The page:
Chapter 7 Bankruptcy is sometimes called a “liquidation” bankruptcy – which means that it will cancel most or all of your debts. What this means is that when an individual files for bankruptcy, he or she may be able to discharge (cancel or eliminate) a majority of their debt prompting a fresh start.
Chapter 7 bankruptcy helps people eliminate their unsecured debt making their ongoing necessary bills more affordable. Additionally, obtaining a discharge and getting a fresh start permits individuals to begin planning for the future. Once an individual is able to discharge (eliminate) their unsecured debt, they may have the ability to save money.
- What Exactly Is A Chapter 7 Bankruptcy?
- What Debts Will Be Released By A Chapter 7 Bankruptcy?
- What Are The Eligibility Requirements To File For A Chapter 7 Bankruptcy?
- How Long Does A Chapter 7 Bankruptcy Typically Take?
Among other things, this money can be used to save for retirement, education, and traveling rather than to pay down debts that may take years to pay-off or zero out. The result is a lack of savings or retirement income which may lead to working well beyond the retirement age. To gain more information consult an experienced bankruptcy Chapter 7 attorney in New Jersey and have your particular situation evaluated please complete the free evaluation or call (877) 606-1222.
What is the bankruptcy process and how can I help you?
In general, once a bankruptcy is filed, everything you own or have a claim to becomes part of the bankruptcy estate. The Court then appoints a trustee to administer the estate. The Trustee is an individual who is responsible to analyze your estate. The estate includes a majority of your assets and liabilities. The Trustee is most likely an attorney and individuals will need the assistance of an attorney to help them protect their assets against the claims of the Trustee through diligent research and effective planning.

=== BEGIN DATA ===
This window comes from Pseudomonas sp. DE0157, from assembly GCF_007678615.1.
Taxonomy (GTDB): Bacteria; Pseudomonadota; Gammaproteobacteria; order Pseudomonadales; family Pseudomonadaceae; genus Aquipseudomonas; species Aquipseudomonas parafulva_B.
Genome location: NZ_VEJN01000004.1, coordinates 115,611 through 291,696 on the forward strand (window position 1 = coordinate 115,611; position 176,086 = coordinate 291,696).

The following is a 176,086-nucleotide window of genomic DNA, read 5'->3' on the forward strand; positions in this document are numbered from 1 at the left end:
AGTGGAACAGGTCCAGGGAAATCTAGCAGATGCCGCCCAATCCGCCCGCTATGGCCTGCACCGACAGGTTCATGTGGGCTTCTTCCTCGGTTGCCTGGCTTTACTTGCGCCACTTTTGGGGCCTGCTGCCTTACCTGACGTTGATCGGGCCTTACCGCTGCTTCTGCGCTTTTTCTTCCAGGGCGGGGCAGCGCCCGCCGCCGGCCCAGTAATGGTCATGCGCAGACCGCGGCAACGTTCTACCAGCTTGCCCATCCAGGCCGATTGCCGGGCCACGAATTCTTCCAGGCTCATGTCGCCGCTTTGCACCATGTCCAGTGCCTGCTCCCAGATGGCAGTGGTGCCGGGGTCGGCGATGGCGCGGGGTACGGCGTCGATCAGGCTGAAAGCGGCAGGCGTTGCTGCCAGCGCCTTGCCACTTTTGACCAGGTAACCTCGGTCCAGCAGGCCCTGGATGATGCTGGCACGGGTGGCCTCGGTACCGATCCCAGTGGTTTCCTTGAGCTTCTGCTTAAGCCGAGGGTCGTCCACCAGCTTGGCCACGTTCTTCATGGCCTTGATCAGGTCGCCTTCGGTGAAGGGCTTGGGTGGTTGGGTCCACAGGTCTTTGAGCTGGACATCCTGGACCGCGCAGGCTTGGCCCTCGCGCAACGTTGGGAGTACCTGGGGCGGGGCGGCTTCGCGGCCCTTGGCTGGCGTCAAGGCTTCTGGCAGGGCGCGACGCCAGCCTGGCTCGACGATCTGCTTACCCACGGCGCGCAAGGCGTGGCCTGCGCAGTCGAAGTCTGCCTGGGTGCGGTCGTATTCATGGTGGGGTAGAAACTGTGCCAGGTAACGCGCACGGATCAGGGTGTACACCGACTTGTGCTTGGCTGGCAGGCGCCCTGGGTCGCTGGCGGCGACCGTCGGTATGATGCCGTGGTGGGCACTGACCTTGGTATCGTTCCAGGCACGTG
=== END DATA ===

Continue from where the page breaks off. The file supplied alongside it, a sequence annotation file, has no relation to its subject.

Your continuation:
The Court will also send out a letter to your creditors notifying them that a Chapter 13 bankruptcy has been filed. At this point, creditors are required to discontinue any communications with you. This is known in Bankruptcy as the Automatic Stay. Once the automatic stay takes effect, creditors will no longer be able to:
- Continue foreclosure proceedings against your home, and/or
- Continue a repossession action against your car or other property, and/or
- Send Collection letters, and/or
- Continue making harassing phone calls, and/or
- Begin or continue to garnish your wages, and/or
- Begin or continue to sue you.
An experienced attorney can help protect you from any violations of the automatic stay. For more, please visit the free bankruptcy evaluation or call (877) 606-1222.
The next step in the process is a meeting with the trustee pursuant to section 341a of the bankruptcy code. This is also known as the meeting of creditors. After the meeting is conducted, the trustee will make a recommendation on the administration of the estate. During this process, you have certain rights and protections that will need to be guarded. This can be done through effective bankruptcy planning and strong representation.
The last step in the bankruptcy process is the discharge. The discharge is typically issued 90 days after the bankruptcy is filed. The discharge is the main reason people file for bankruptcy. It is the official cancellation of the debts pursuant to section 727 of the bankruptcy code. It includes any debts that do not survive the bankruptcy.
It is important to have an attorney at each stage of the process. A bankruptcy chapter 7 attorney in New Jersey will alleviate the stress of filing for bankruptcy while providing the necessary representation and protecting your interests.
How do you begin the process? You can begin the process by completing the Free Evaluation.
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